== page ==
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During Phase 2 of the FDR Library’s building renovation special measures have been taken to protect the largest object in the Museum collection—FDR’s 1936 Ford Phaeton automobile. This vehicle, which features hand controls that allowed the President to drive it without the use of his legs, has been on display on the Library’s lower level for over 65 years. Because of its size, the car could not be removed from the lower level while demolition and construction work took place there. So conservators were brought in to build a special crate to protect the car and allow it to be moved to different locations on the lower level as renovation work progresses there.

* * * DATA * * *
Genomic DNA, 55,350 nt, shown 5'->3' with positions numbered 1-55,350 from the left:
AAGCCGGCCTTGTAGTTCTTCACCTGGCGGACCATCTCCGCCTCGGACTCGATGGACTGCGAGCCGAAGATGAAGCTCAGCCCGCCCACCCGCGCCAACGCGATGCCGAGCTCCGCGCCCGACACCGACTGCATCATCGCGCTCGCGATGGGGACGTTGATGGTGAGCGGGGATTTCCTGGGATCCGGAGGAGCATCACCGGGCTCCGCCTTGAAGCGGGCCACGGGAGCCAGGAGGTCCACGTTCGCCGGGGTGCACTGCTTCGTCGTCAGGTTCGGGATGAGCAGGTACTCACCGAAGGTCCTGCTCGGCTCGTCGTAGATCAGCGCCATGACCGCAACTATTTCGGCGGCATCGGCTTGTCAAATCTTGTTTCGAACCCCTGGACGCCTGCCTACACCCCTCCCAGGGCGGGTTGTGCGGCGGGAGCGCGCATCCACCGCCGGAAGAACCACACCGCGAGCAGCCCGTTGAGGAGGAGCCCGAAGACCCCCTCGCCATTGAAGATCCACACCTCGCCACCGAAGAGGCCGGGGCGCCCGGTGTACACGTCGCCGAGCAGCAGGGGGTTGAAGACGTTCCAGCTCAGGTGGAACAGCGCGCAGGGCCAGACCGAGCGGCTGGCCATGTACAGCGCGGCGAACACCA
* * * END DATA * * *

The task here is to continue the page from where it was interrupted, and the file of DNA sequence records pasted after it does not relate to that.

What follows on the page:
The photographs below depict the extensive protective measures. The car was sealed inside a wood crate lined with Marvelseal, an aluminized nylon and polyethylene barrier film that resists the transmission of water vapor and off-gassing from wooden surfaces. The crate was lined with over 100 packs of desiccant to maintain proper humidity levels. A temperature and humidity sensor inside the crate constantly records readings. It can be viewed through the crate’s windows for easy monitoring. ShockWatch labels at several locations on the crate indicate any rough movement.
FDR’s car will be back on public display in the summer of 2013 when the Library’s building renovation is completed and the Museum premiers its new permanent exhibits.